R-CMD-check

Rforestry: Random Forests, Linear Trees, and Gradient Boosting for Inference and Interpretability

Sören Künzel, Theo Saarinen, Simon Walter, Edward Liu, Allen Tang, Jasjeet Sekhon

Introduction

Rforestry is a fast implementation of Honest Random Forests, Gradient Boosting, and Linear Random Forests, with an emphasis on inference and interpretability.

How to install

  1. The GFortran compiler has to be up to date. GFortran Binaries can be found here.
  2. The devtools package has to be installed. You can install it using, install.packages("devtools").
  3. The package contains compiled code, and you must have a development environment to install the development version. You can use devtools::has_devel() to check whether you do. If no development environment exists, Windows users download and install Rtools and macOS users download and install Xcode.
  4. The latest development version can then be installed using devtools::install_github("forestry-labs/Rforestry"). For Windows users, you’ll need to skip 64-bit compilation devtools::install_github("forestry-labs/Rforestry", INSTALL_opts = c('--no-multiarch')) due to an outstanding gcc issue.

Usage

library(Rforestry)

set.seed(292315)
test_idx <- sample(nrow(iris), 3)
x_train <- iris[-test_idx, -1]
y_train <- iris[-test_idx, 1]
x_test <- iris[test_idx, -1]

rf <- forestry(x = x_train, y = y_train, nthread = 2)

predict(rf, x_test)

Ridge Random Forest

A fast implementation of random forests using ridge penalized splitting and ridge regression for predictions. In order to use this version of random forests, set the linear option to TRUE.

library(Rforestry)

set.seed(49)
n <- c(100)
a <- rnorm(n)
b <- rnorm(n)
c <- rnorm(n)
y <- 4*a + 5.5*b - .78*c
x <- data.frame(a,b,c)
forest <- forestry(x, y, linear = TRUE, nthread = 2)
predict(forest, x)

Monotonic Constraints

The parameter monotonicConstraints strictly enforces monotonicity of partition averages when evaluating potential splits on the indicated features. This parameter can be used to specify both monotone increasing and monotone decreasing constraints.

library(Rforestry)

set.seed(49)
x <- rnorm(150)+5
y <- .15*x + .5*sin(3*x)
data_train <- data.frame(x1 = x, x2 = rnorm(150)+5, y = y + rnorm(150, sd = .4))

monotone_rf <- forestry(x = data_train[,-3],
                        y = data_train$y,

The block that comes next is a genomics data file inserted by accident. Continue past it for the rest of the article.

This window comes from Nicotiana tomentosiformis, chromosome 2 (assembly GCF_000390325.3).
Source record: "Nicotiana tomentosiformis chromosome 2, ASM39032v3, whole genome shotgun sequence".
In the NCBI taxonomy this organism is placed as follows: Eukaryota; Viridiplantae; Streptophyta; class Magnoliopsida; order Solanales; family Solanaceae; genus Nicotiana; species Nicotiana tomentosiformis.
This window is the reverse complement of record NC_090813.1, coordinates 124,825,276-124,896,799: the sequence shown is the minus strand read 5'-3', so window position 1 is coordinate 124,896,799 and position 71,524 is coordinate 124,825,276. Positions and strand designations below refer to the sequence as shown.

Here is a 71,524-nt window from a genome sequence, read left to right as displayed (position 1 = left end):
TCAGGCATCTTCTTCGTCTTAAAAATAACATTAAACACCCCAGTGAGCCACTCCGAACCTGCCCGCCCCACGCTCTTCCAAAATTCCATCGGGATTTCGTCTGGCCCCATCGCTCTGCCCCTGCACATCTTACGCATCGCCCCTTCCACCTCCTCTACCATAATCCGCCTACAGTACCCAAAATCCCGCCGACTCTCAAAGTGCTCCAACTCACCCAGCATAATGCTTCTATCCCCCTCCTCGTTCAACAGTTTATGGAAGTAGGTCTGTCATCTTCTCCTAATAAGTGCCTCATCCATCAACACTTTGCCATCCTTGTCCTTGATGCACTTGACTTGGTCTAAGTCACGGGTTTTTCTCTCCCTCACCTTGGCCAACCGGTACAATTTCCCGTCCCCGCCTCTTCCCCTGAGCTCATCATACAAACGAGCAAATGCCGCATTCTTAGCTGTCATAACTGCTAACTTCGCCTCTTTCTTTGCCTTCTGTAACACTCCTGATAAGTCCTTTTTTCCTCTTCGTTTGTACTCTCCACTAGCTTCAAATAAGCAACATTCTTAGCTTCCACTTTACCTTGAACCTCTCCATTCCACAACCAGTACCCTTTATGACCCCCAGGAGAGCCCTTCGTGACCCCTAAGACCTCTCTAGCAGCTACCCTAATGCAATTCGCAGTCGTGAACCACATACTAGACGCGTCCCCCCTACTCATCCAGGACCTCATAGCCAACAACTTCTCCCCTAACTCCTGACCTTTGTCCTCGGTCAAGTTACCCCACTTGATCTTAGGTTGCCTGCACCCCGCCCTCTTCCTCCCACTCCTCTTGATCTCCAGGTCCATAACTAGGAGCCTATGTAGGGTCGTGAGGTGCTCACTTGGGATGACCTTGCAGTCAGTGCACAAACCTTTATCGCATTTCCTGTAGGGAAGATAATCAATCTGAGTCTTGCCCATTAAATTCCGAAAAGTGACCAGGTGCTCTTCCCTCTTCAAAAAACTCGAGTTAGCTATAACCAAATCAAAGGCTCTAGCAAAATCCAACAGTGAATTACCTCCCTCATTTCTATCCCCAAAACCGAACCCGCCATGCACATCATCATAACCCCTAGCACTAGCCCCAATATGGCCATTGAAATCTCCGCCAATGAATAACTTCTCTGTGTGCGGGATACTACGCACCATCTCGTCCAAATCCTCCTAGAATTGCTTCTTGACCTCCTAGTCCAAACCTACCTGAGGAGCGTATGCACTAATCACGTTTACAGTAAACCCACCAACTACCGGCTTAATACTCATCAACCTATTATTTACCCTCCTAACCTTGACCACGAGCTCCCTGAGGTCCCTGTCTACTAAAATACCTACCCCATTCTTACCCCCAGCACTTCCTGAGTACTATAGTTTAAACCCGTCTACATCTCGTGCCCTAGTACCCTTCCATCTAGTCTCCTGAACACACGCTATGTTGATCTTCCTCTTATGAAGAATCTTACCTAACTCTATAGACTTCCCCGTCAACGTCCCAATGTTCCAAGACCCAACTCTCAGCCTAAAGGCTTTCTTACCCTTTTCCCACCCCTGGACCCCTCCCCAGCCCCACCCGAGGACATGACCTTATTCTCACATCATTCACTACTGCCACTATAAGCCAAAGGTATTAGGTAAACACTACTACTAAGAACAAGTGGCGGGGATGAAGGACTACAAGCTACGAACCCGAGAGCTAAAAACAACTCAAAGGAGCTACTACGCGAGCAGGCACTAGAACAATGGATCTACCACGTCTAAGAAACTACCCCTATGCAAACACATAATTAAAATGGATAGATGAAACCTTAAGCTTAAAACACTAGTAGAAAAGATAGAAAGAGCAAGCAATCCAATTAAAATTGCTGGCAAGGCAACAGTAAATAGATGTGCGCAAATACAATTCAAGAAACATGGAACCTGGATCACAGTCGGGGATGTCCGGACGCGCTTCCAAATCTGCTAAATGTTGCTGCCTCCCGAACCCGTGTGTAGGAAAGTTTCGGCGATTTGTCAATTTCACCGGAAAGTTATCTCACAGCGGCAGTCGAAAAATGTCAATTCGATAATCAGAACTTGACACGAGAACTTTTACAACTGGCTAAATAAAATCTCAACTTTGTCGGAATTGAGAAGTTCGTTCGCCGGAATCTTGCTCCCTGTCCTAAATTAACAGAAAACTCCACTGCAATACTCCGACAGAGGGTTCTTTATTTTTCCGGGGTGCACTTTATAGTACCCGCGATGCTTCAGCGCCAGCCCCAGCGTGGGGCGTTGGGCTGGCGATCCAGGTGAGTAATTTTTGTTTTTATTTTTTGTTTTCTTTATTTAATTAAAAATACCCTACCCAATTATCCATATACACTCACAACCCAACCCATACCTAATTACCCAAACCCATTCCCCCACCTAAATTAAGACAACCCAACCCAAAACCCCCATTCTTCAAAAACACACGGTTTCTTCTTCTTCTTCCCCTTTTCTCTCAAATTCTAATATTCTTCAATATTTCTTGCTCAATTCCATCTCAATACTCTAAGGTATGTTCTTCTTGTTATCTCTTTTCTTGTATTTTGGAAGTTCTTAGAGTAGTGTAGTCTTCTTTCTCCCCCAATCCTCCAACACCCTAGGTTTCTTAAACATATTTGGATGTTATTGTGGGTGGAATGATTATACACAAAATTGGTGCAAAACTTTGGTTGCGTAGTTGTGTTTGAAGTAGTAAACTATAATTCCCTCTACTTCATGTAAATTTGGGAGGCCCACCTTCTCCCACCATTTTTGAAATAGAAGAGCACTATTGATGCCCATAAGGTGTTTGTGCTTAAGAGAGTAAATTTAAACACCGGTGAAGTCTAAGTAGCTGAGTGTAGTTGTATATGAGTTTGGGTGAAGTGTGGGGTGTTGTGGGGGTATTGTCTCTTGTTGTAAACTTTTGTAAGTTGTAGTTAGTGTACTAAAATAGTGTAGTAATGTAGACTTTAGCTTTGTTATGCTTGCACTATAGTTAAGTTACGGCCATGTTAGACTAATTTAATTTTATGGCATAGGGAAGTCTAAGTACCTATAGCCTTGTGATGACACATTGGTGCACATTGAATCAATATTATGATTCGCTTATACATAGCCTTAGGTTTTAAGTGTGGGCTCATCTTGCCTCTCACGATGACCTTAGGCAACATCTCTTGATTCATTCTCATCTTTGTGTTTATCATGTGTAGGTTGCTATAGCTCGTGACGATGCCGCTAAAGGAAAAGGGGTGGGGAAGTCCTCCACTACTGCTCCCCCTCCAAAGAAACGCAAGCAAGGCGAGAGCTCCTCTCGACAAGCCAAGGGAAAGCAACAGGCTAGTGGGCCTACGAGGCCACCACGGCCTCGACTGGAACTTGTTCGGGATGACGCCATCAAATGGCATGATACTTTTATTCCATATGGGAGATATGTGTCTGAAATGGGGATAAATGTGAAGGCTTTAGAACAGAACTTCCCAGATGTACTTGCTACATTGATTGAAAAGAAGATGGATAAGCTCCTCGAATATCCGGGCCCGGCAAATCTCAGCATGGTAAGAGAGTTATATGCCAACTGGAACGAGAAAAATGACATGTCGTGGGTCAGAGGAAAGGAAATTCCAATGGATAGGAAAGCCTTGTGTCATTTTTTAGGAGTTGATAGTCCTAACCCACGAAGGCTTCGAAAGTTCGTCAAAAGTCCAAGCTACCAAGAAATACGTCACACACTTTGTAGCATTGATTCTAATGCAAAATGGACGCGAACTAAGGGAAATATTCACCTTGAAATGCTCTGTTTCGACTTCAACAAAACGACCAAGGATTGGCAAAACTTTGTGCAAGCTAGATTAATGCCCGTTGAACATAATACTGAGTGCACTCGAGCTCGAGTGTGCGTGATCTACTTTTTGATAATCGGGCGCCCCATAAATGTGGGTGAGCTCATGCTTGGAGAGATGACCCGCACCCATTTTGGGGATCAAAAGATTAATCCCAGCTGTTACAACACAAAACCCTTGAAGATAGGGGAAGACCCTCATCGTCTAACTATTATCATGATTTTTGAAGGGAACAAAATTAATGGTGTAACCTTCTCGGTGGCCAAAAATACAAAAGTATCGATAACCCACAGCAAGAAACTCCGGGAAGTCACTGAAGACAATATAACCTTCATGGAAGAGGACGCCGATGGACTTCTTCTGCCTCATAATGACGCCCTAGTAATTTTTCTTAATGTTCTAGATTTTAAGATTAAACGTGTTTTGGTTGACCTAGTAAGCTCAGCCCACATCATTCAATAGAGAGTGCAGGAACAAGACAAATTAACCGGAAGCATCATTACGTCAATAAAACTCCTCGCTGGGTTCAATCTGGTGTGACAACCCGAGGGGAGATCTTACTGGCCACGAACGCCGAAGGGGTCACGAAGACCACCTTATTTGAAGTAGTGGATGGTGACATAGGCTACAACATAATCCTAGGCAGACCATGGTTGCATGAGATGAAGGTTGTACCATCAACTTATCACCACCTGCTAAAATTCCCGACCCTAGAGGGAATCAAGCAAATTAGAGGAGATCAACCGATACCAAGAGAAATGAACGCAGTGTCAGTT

monotonicConstraints = c(1,1),
                        nodesizeStrictSpl = 5,
                        nthread = 1,
                        ntree = 25)
                        
predict(monotone_rf, newdata = data_train[,-3])

OOB Predictions

We can return the predictions for the training data set using only the trees in which each observation was out-of-bag (OOB). Note that when there are few trees, or a high proportion of the observations sampled, there may be some observations which are not out-of-bag for any trees. The predictions for these are returned as NaN.

library(Rforestry)

# Train a forest
rf <- forestry(x = iris[,-1],
               y = iris[,1],
               nthread = 2,
               ntree = 500)

# Get the OOB predictions for the training set
oob_preds <- predict(rf, aggregation = "oob")

# This should be equal to the OOB error
mean((oob_preds -  iris[,1])^2)
getOOB(rf)

If OOB predictions are going to be used, it is advised that one use OOB honesty during training (OOBhonest=true). In this version of honesty, the OOB observations for each tree are used as the honest (averaging) set. OOB honesty also changes how predictions are constructed. When predicting for observations that are out-of-sample (using Predict(…, aggregation = “average”)), all the trees in the forest are used to construct predictions. When predicting for an observation that was in-sample (using predict(…, aggregation = “oob”)), only the trees for which that observation was not in the averaging set are used to construct the prediction for that observation. aggregation=“oob” (out-of-bag) ensures that the outcome value for an observation is never used to construct predictions for a given observation even when it is in sample. This property does not hold in standard honesty, which relies on an asymptotic subsampling argument. OOB honesty, when used in combination with aggregation=“oob” at the prediction stage, cannot overfit IID data, at either the training or prediction stage. The outputs of such models are also more stable and more easily interpretable. One can observe this if one queries the model using interpretation tools such as ALEs, PDPs, LIME, etc.

library(Rforestry)

# Train a forest
rf <- forestry(x = iris[,-1],
               y = iris[,1],
               nthread = 2,
               ntree = 500,
               OOBhonest=TRUE)

# Get the OOB predictions for the training set
oob_preds <- predict(rf, aggregation = "oob")

# This should be equal to the OOB error
mean((oob_preds -  iris[,1])^2)
getOOB(rf)